Real Life

Real life: Burns victim robbed of thousands by a trusted friend

As if she hadn’t been through enough, burns survivor Dana Vulin was robbed by a trusted friend and charity worker of the money raised to help her recovery.

By Natalee Fuhrmann

Dana Vulin is the type of woman who never, ever gives up. She spent more than two years sleeping strung up in a crucifix position and endured countless surgeries after she was almost burned alive by a delusional woman who broke into her house and doused her in methylated spirits in 2012.

Dana's attacker had been stalking her for months. Her insane jealousy was motivated by the false belief Dana was involved with her estranged husband.

Dana before and after her attack.
Dana before and after her attack.

During the early hours of February 16, 2012, Natalie broke into Dana's house with a male accomplice, set her on fire and laughed at her burning figure while she fled the horrific scene.

The attack left Dana with third-degree burns to 64 per cent of her body and face.

Excruciating recovery

Within seconds Dana's former life – her physical functioning, independence, goals and dreams – had been ripped away from her.

When she woke up from her coma 10 days later, Dana's body was in ruins. But she refused to give up the will to live, and her remarkable recovery has continued to inspire Australia. So how could a trusted friend and charity worker rob this miracle survivor of money raised to help her recovery?

Dana on the mend after countless operations and more still to come.
Dana on the mend after countless operations and more still to come.

"As if I haven't been through enough," Dana tells Woman's Day in an exclusive interview last week. "I've been burned alive, endured a huge public trial (in a full-body pressure suit) and I've had cancer of the cervix."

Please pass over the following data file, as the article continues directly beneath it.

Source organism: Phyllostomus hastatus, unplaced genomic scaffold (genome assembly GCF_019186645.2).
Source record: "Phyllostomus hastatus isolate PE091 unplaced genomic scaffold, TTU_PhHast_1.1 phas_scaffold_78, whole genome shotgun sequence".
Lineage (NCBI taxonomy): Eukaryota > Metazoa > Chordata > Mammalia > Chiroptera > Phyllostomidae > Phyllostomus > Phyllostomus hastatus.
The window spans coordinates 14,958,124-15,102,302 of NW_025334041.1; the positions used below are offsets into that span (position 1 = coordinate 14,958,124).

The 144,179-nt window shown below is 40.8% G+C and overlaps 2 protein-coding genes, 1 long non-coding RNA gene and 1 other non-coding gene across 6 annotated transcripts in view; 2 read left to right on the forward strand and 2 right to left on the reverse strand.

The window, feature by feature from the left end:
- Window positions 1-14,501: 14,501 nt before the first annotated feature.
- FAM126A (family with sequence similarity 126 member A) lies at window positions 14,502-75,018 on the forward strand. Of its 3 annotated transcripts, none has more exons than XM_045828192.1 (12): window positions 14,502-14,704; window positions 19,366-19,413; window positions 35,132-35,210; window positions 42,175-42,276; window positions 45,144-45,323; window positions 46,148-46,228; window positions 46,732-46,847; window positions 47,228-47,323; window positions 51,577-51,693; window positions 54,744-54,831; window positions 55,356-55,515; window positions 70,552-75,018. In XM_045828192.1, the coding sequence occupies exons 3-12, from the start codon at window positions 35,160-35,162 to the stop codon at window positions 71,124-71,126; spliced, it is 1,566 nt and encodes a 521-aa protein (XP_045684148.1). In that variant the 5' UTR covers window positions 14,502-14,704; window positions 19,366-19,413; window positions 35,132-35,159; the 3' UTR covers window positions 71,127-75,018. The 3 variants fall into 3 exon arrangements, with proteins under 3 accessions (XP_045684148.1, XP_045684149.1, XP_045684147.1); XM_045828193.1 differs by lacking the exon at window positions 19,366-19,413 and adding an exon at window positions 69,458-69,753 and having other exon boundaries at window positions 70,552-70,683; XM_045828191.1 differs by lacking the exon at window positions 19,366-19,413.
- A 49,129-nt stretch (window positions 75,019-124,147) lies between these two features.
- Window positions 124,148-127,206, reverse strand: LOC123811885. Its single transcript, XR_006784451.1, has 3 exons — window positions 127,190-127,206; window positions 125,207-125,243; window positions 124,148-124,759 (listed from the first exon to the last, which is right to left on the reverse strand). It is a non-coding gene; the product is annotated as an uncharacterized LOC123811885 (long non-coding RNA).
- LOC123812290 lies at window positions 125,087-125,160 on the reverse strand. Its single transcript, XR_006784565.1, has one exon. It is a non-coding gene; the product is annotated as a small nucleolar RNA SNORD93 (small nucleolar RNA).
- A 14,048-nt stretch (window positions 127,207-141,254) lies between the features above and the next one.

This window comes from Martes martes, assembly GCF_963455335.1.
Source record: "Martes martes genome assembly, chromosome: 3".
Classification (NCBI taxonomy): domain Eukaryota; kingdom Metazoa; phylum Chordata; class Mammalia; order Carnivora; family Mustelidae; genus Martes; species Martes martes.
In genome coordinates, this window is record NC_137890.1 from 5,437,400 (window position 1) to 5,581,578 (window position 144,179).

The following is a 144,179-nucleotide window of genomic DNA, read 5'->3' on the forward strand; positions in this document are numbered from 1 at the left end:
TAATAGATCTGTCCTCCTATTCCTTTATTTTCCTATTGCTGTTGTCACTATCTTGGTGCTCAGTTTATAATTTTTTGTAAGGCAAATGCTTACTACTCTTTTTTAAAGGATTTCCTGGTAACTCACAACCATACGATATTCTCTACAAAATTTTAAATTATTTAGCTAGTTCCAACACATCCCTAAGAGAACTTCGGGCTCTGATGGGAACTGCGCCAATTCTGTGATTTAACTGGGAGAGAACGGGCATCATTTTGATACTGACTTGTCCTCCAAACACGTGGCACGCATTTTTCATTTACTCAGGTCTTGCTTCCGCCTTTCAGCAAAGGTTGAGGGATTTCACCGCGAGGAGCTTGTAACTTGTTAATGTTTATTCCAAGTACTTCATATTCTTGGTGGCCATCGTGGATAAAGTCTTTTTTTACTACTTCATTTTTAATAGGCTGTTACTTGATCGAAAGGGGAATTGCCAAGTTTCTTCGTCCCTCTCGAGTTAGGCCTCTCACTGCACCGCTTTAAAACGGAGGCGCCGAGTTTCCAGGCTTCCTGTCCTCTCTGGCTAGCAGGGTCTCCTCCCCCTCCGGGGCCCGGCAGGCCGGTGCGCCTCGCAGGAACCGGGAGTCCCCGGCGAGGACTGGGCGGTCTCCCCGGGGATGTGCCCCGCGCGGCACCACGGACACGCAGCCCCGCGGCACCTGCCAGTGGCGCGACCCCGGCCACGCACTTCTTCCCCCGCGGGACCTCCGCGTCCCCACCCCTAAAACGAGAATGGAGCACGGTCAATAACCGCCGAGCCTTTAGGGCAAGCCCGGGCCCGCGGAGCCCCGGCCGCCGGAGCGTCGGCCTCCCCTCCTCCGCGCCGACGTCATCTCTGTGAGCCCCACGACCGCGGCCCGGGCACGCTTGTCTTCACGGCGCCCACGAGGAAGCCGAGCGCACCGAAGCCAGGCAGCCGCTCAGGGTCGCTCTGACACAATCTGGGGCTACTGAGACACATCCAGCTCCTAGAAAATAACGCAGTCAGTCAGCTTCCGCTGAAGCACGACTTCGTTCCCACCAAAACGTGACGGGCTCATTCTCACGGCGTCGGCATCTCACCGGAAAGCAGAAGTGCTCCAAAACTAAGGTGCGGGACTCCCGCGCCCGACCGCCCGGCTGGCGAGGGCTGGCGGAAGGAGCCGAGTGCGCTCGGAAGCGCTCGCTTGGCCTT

Dana can only now talk about Samantha McClymans' cruel betrayal because she has been jailed for her crimes. As former chief executive of the Survivor Foundation, McClymans stole more than $37,000 from a fund that was set up to help Dana pay for her surgeries.

Samantha and Dana in happier times.
Samantha and Dana in happier times.

The money was gifted to Dana, 32, from generous public donors, including pensioners and children, and Dana is still in absolute disbelief.

"I feel really upset for all the people who wanted to help me and donated, when it's obvious many of them didn't have much to give," she says. "It tears at my heart when I think about all the messages that accompanied the donations...

"Like the kids who gave me all their birthday money or the pensioners who gave, then said, 'I don't have much, but...'"

Dana contacted Samantha several times about getting access to her money.
Dana contacted Samantha several times about getting access to her money.

McClymans, 42, has been jailed for two years in Perth's Bandyup Prison, along with Dimitrovska, who was jailed in 2013 for setting fire to Dana.

"At least they've got something to talk about," says Dana.

"I don't know if it's a good thing or bad thing they're in jail together, but I do know it's where they both belong."

Dana admits that when she first met McClymans, she instinctively felt she had a dark side. "She didn't seem genuine and there was darkness to her," recalls Dana, who nevertheless over time began to trust the Perth mother.

"We'd go to events together, she'd come to my house for coffee and my sister donated a heap of office furniture to her dad's business. I supported her a lot," she says.

Incomprehensible act

The problems started in late 2015, when donations dried up and Dana decided to close her page down and access the funds.

"To access my money, which was nearly $60,000, I was told to fill in documents but when I provided them [McClymans] would ask for more," adds Dana, who was puzzled by the process.

Dana has started to share her story on social media, inspiring all who read her posts.
Dana has started to share her story on social media, inspiring all who read her posts.

Dana was subjected to bizarre excuses, including everything from the "bank won't pay out a lump sum" to the police had told McClymans Dana was "under investigation". Then, 18 months later, some small amounts finally started being transferred into Dana's bank account.

"It stopped at $18,000 and when I asked why, [McClymans] texted me saying the business was under investigation and all the accounts had been frozen!

"This made me angry. I'd been stuffed around for so long.

I started demanding my money back. What a horrible woman. I'd opened my family to her," she says.

Dana, before her attack.
Dana, before her attack.

Dana helped the police with their investigation into McClymans' theft, but doubts she'll ever see the missing money.

"I'll never get that money back, but it doesn't mean I won't try," says Dana, who's preparing for more skin replacement surgery in August.

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